Nelson Correa wedges a Vatican flag between cases of water in the back of his Toyota pickup truck. It is raining in Las Marias, a small town in Puerto Rico, but Mr. Correa and other volunteers are not daunted. They will go door to door to deliver supplies to residents of this mountainous region.
A woman rolls down her window as she drives by. “Who is that for?” she asks. “It’s for the people of Puerto Rico,” Mr. Correa answers.
Hurricane Maria, the 150-mile-per-hour storm that made landfall in Puerto Rico on Sept. 20, knocked down trees and power lines across the island. Here in the mountains, the deluge also caused mudslides.
“Things are getting better,” Mr. Correa says. “We’ve received a lot of help.” But “better” is a relative term, as most of the town is still without power or running water.
During and after the hurricane, falling trees severed telephone lines and mudslides covered the roads, isolating residents from help and communication with family and friends. One worker lost his life trying to clear the debris when his tractor slid down a mountain in Las Marias. It took two weeks to clear the roads and even now some are still blocked.
The hurricane also destroyed much of the town’s coffee and plantain crops, though many orange trees, with their deep roots, survived.
The hurricane destroyed much of the town’s coffee and plantain crops: “This was devastating.”
“This was devastating,” says Luis Alze Negrón, a farm worker. “Hurricane George did not do this much damage,” he said, referring to the 1998 storm that rocked the island. In addition to crops, Mr. Alze Negrón noted that many of the trees destroyed by the hurricane would have been used for furniture and other industries.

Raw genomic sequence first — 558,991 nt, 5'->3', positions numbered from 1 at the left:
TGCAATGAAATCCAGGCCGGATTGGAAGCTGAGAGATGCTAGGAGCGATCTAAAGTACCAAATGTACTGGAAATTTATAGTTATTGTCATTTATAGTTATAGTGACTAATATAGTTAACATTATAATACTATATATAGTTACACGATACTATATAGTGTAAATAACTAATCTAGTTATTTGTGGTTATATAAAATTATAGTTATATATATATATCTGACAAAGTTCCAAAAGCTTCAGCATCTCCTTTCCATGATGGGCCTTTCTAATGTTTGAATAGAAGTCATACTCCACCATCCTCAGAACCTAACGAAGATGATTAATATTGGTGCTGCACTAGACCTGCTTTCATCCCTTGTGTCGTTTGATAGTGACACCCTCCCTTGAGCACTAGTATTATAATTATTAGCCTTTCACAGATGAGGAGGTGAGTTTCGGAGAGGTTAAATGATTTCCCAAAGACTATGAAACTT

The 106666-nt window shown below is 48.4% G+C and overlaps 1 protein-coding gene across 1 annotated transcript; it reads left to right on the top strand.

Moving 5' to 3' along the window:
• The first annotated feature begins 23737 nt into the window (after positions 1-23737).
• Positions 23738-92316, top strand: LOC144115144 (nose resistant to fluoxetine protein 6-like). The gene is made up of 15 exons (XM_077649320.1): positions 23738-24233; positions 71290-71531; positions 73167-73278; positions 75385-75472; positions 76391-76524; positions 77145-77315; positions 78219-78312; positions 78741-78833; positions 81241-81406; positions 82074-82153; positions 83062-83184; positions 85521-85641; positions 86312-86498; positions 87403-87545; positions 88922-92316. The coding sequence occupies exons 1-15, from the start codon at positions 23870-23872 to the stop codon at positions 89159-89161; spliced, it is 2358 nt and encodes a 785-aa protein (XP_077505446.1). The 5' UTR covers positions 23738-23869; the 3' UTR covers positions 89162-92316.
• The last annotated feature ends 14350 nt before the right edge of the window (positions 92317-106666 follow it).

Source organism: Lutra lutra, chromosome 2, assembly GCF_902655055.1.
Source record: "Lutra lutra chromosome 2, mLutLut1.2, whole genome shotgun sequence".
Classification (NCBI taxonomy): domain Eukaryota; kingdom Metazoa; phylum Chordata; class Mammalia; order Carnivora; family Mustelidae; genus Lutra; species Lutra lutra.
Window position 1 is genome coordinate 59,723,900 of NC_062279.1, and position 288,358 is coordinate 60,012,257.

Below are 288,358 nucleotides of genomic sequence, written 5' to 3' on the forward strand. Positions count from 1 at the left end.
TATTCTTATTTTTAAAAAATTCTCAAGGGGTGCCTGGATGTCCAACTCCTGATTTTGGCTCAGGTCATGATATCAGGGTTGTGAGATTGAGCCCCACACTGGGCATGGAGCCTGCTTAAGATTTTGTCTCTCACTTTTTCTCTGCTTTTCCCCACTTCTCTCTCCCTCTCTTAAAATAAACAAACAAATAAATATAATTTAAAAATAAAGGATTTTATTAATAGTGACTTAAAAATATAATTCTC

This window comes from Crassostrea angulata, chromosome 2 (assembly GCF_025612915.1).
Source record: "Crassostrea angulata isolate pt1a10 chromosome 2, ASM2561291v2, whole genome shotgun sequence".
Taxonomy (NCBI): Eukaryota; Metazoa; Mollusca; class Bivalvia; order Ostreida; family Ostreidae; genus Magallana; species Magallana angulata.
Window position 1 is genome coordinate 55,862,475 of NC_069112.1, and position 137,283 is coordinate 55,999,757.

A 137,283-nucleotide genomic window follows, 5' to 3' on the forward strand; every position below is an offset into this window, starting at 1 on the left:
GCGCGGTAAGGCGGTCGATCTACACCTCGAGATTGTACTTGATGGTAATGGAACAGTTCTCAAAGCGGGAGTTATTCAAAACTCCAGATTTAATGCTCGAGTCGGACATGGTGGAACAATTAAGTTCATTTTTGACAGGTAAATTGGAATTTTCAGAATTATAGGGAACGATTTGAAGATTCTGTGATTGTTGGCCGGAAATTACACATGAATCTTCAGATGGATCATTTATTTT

Led by Father Carlos Francis Mendez, the pastor of Immaculate Heart of Mary Church, volunteers fill several vehicles and make their way through the narrow network of roads. After the hurricane, Father Mendez bought food and water with his own funds, but that quickly ran out.
“I went to the sanctuary and prayed, ‘Lord, I don’t have anything. You take care of this.’ And that’s how it’s been,” Father Mendez says. “When we least expect help, it appears from the people you least expect.”
This month, 16 helicopters showed up, with more than 1,000 cases of water and 500 food boxes from the Federal Emergency Management Agency. Father Mendez shared the supplies with neighboring parishes, adding that Catholic Charities has provided funding to buy food and water. Community members chip in, too, bringing food and clothes to the parish hall every day.
The church makes an effort to reach the most remote residents, leaving them with water filtration kits. Without running water, many are left to drink from rivers or streams that are contaminated.
Katherine Melvin says the hurricane blew off the roof of her house and she, her husband and their children have been staying at her mother-in-law’s. “They’re going to miss me when I move out,” she laughs.
As they go from home to home, Father Mendez is often holding a case of water under one arm and a box of food under another. He will smile, his braces in full view, and chat jovially before finally offering a blessing.
The priest says the effort has helped him check in with many who are not Catholic or who do not go to Mass. He has also changed Mass times at some of the chapels, given the lack of electricity, so parishioners can get home before dark.
He stops and visits with Rosa Mendez Torres, a woman who suffers from diabetes.
“This has been a tragedy,” she says. “I’ve even lost track of time. But we have to keep moving forward. Life goes on.”
“I’ve even lost track of time. But we have to keep moving forward. Life goes on.”
José L. Asebele and his family warmly receive Father Mendez and the volunteers. He has lost home improvement contracts after being unable to deliver after the hurricane.
He looks up at his home, built next to a cliff. “We could have been swept away in a landslide. Many people lost their lives that way—the mountain fell on top of their house,” he says. “But we were spared.”